Yeah, I think they called that region going down into the former Czechoslovakia, “the brown triangle” owing to the staggering air pollution. The communist were burning not just coal but “brown coal” which is actually just compressed earth with a higher than normal amount of bio matter in it. When it burns it’s does so very incompletely throwing out soot, creosote and silica particulates of all kind. I’ve heard breathing it described as like being downwind of an oil fire in a sandstorm.

      The environmental damage done by socialism is staggering. A lot of the concentration of damage we see now in India and China is the consequence of them having to hurry along to make up all the time they both lost to socialist retardation of their economies during the Cold War era.

    10. IGotBupkis, Legally Defined Cyberbully in All 57 States Says:

      }}} Only the naïve believe manufacturing is going to India and China for cheap labor.

      And only the ignorant believe manufacturing is still going to India and China. The term is “reshoring” and it represents the return of much manufacturing to the USA as labor costs in China rise with the internal competition for labor there as China gets to the second tier of Industrialization, reducing the benefits and increasing the significance of transporting the finished good halfway around the world.

      The reshoring doesn’t translate to lots of new manufacturing jobs in the USA because the factories are far more heavily robotic in nature and aren’t forced to keep deadwood labor around due to union contracts. The reshoring DOES represent massive increases in factory labor productivity, though, since one person is now “doing” the work that used to take five (robots are doing the ACTUAL work, mind you — the humans are making sure things are occurring correctly).

      And I have no data to prove this but I’d lay odds the smog in India and China is similar per capita to what was common in the US during the 50s and 60s, esp. if adjusted for population densities. Remember when Lake Erie caught fire? As the wealth in China and India increase, I’d bet the percentage of wealth directed to control pollution will increase as well.

      This is likely the natural order of development. As people get wealthier, and further from outright subsistence income, they are more willing to spend a part of the wealth they have to keeping things clean. And so the capitalist system (and, probably, to a notably lesser extent) responds to that desire. This happens at the household level. Whereas a vacuum was unusual in 1910, it’s now in virtually every home. Not just because of electricity but just because we’ve got enough extra money that the expense is considered worth it vs. the convenience and effectiveness…. but clearly most of us don’t need that level of “clean” in our homes, man lived for millions of years with far less.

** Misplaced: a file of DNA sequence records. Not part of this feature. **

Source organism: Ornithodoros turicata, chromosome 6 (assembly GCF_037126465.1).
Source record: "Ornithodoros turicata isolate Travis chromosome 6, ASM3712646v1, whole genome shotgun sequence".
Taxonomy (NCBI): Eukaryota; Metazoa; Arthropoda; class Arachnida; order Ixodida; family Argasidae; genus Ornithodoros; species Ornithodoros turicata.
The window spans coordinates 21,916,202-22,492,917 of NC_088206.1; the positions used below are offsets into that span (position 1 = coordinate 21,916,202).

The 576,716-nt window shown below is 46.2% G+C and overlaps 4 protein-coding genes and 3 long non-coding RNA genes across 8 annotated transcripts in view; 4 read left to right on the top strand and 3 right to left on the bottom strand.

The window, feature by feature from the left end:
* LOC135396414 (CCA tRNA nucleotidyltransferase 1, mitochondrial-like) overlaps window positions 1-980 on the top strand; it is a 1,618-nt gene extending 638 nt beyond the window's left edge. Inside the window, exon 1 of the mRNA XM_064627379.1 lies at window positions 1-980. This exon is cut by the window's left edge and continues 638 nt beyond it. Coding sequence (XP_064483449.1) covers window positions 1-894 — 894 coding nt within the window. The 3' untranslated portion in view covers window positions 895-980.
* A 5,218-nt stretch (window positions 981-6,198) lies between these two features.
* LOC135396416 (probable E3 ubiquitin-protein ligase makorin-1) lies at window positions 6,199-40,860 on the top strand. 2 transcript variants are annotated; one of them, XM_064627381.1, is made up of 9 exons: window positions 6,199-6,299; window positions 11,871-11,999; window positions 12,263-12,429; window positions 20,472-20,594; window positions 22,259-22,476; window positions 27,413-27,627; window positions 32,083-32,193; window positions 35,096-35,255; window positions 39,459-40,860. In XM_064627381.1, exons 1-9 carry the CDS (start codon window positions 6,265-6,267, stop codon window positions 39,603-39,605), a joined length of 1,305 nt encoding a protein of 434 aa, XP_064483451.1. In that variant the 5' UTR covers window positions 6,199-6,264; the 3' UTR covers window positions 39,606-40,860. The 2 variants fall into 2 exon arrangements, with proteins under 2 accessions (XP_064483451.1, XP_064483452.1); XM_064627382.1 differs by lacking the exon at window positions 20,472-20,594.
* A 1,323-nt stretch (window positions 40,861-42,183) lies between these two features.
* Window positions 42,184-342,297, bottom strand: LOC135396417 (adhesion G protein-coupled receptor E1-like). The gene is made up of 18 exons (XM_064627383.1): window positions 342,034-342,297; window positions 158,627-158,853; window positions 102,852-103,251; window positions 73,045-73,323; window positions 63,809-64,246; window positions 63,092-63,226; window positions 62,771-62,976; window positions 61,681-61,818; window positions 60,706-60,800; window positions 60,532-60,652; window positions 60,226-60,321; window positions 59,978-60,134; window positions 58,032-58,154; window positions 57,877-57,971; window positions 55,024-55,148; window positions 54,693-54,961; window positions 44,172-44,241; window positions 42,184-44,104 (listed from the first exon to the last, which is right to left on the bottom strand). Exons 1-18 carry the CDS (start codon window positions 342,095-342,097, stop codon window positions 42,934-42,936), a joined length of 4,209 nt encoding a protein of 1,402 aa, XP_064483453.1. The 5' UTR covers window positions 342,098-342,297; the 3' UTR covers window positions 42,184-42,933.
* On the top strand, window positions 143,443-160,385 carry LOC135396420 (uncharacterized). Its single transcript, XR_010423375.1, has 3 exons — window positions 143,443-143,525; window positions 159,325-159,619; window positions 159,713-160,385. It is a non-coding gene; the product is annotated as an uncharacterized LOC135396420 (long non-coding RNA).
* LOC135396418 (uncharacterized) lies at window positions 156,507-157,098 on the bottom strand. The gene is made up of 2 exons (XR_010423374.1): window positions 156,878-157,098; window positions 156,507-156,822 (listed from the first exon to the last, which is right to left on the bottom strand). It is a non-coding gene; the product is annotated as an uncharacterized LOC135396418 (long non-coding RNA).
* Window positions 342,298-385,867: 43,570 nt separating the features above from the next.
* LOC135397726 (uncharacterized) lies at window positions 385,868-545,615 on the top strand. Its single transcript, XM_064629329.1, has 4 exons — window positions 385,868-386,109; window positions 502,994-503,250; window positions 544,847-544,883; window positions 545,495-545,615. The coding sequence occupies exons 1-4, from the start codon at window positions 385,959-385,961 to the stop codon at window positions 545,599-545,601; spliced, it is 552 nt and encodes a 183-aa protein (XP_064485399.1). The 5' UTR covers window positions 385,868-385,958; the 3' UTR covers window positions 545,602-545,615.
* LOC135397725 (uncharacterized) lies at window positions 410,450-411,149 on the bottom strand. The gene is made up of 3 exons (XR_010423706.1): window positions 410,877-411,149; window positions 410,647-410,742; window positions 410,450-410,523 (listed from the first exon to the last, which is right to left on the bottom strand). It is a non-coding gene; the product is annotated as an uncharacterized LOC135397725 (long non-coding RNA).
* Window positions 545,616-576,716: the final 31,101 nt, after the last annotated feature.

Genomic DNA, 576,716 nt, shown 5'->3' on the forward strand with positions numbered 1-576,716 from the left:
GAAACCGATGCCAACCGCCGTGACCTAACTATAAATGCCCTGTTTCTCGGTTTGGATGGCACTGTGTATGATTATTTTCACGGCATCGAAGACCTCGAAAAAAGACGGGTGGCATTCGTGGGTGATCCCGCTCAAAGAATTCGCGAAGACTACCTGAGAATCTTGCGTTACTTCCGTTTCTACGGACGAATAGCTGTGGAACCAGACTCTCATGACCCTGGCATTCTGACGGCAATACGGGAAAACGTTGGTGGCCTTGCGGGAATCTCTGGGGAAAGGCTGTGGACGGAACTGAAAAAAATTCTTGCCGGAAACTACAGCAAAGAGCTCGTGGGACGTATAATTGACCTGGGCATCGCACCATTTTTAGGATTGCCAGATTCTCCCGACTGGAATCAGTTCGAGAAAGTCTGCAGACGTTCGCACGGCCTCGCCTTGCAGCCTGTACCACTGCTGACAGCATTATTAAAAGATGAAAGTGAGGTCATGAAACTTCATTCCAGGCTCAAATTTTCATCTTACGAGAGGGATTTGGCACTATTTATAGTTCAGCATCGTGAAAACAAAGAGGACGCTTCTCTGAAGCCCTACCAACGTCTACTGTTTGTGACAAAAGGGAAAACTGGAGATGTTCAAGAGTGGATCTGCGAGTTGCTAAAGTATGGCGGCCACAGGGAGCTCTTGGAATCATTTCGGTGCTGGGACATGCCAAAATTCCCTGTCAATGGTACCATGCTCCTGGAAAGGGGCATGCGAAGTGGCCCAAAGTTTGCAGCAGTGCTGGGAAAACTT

And that’s not to suggest that some regulation in that regard doesn’t go vastly overboard, after all, that’s the government way… Especially when liberal twits with no concern for costs are In Charge.

      Someone noted that the Swedes had a remarkably simple solution for dealing with most water pollution which didn’t require a phalanx of government inspectors — factories were simply required to place their discharge UPSTREAM of their intakes. If they didn’t self-clean they’d be in a feedback loop where they were sucking up their own wastes, a deadly thing for most industrial processes.

      Not saying that solution is perfect, but I’d lay odds it works pretty well.

    11. IGotBupkis, Legally Defined Cyberbully in All 57 States Says:

      }}} The environmental damage done by socialism is staggering.

      Indeed, the USSR used the former Czechoslovakia as its toxic waste dump. Not only the general pollution of its own industry was dumped there, but toxic wastes from all over the USSR were often dumped there as well.

    12. Kirk Parker Says:

      Looks like Huntington Beach ca. 1975.

    13. Bill Brandt Says:

      Kirk – I can remember driving down I5 the smog would be so bad – like a thick fog. Your eyes would be burning. That was a long time ago – the 60s?

    14. Kirk Parker Says:

      Bill, can’t speak to the 60′s, I visited Orange County in January of 76 and was amazed at the visible pollution. Growing up in Tacoma, WA we had no shortage of air pollution, mind you, but it really majored in the invisible stuff–bad-smelling pulp mill discharge and lung-searing sulfur dioxide (dissolving into atmospheric water vapor and becoming H2S04) from the Asarco copper smelter.

    15. Kirk Parker Says:

      Is that big power plant still there, right at the beach in Manhattan Beach? That was another amazing sight to the college-aged boy from the land of hydro power!

    16. Shannon Love Says:

      Just a note that the air pollution in the Los Angeles area was seriously aggravated by natural phenomena that trapped pollution in a restricted area. The region is prone to thermal inversion caused sea air sliding over dry desert air which gets pinned by the hills. The trapped air mass may not move for days or weeks at a time. Anything that gets in the air just stays there. When the spanish first looked upon the Los Angeles valley, they saw a thin ribbon of smoke from First American camp fires trapped in the inversion.

      One wonders how much less extreme the environmentalist movement would have become had not the entertainment industry been concentrated in the region. Of course, the movie business moved their in the first place because the stagnant air made the weather and thus filming schedules, predictable.